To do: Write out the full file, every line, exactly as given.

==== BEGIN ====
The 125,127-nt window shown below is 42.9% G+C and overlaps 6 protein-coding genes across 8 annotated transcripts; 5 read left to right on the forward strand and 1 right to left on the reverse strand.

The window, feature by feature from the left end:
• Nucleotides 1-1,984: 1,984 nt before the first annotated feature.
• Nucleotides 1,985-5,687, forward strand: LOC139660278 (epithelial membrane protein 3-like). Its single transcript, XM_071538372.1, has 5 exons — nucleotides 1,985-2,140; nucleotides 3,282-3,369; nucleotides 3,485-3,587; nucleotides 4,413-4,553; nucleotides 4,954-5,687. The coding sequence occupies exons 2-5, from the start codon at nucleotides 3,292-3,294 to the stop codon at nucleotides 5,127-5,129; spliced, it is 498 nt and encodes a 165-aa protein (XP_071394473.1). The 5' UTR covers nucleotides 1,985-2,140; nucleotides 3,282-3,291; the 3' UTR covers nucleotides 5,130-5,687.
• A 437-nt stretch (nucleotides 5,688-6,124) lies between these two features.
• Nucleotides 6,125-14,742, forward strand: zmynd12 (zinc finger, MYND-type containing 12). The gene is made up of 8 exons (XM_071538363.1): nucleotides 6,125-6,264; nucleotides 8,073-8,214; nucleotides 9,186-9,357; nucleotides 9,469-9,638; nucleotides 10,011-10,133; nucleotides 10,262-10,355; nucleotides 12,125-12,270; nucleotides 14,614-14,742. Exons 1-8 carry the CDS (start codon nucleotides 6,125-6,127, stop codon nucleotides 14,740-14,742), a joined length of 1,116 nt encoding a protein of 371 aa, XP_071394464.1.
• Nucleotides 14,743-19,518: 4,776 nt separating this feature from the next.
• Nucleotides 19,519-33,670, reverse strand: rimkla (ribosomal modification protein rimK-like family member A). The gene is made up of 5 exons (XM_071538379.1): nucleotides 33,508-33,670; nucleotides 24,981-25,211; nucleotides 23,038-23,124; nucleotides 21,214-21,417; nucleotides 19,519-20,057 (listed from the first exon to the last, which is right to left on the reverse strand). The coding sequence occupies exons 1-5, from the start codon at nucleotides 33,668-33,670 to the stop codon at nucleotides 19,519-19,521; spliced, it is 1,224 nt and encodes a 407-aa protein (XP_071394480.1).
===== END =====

The 125,127-nt window shown below is 42.9% G+C and overlaps 6 protein-coding genes across 8 annotated transcripts; 5 read left to right on the forward strand and 1 right to left on the reverse strand.

The window, feature by feature from the left end:
• Nucleotides 1-1,984: 1,984 nt before the first annotated feature.
• Nucleotides 1,985-5,687, forward strand: LOC139660278 (epithelial membrane protein 3-like). Its single transcript, XM_071538372.1, has 5 exons — nucleotides 1,985-2,140; nucleotides 3,282-3,369; nucleotides 3,485-3,587; nucleotides 4,413-4,553; nucleotides 4,954-5,687. The coding sequence occupies exons 2-5, from the start codon at nucleotides 3,292-3,294 to the stop codon at nucleotides 5,127-5,129; spliced, it is 498 nt and encodes a 165-aa protein (XP_071394473.1). The 5' UTR covers nucleotides 1,985-2,140; nucleotides 3,282-3,291; the 3' UTR covers nucleotides 5,130-5,687.
• A 437-nt stretch (nucleotides 5,688-6,124) lies between these two features.
• Nucleotides 6,125-14,742, forward strand: zmynd12 (zinc finger, MYND-type containing 12). The gene is made up of 8 exons (XM_071538363.1): nucleotides 6,125-6,264; nucleotides 8,073-8,214; nucleotides 9,186-9,357; nucleotides 9,469-9,638; nucleotides 10,011-10,133; nucleotides 10,262-10,355; nucleotides 12,125-12,270; nucleotides 14,614-14,742. Exons 1-8 carry the CDS (start codon nucleotides 6,125-6,127, stop codon nucleotides 14,740-14,742), a joined length of 1,116 nt encoding a protein of 371 aa, XP_071394464.1.
• Nucleotides 14,743-19,518: 4,776 nt separating this feature from the next.
• Nucleotides 19,519-33,670, reverse strand: rimkla (ribosomal modification protein rimK-like family member A). The gene is made up of 5 exons (XM_071538379.1): nucleotides 33,508-33,670; nucleotides 24,981-25,211; nucleotides 23,038-23,124; nucleotides 21,214-21,417; nucleotides 19,519-20,057 (listed from the first exon to the last, which is right to left on the reverse strand). The coding sequence occupies exons 1-5, from the start codon at nucleotides 33,668-33,670 to the stop codon at nucleotides 19,519-19,521; spliced, it is 1,224 nt and encodes a 407-aa protein (XP_071394480.1).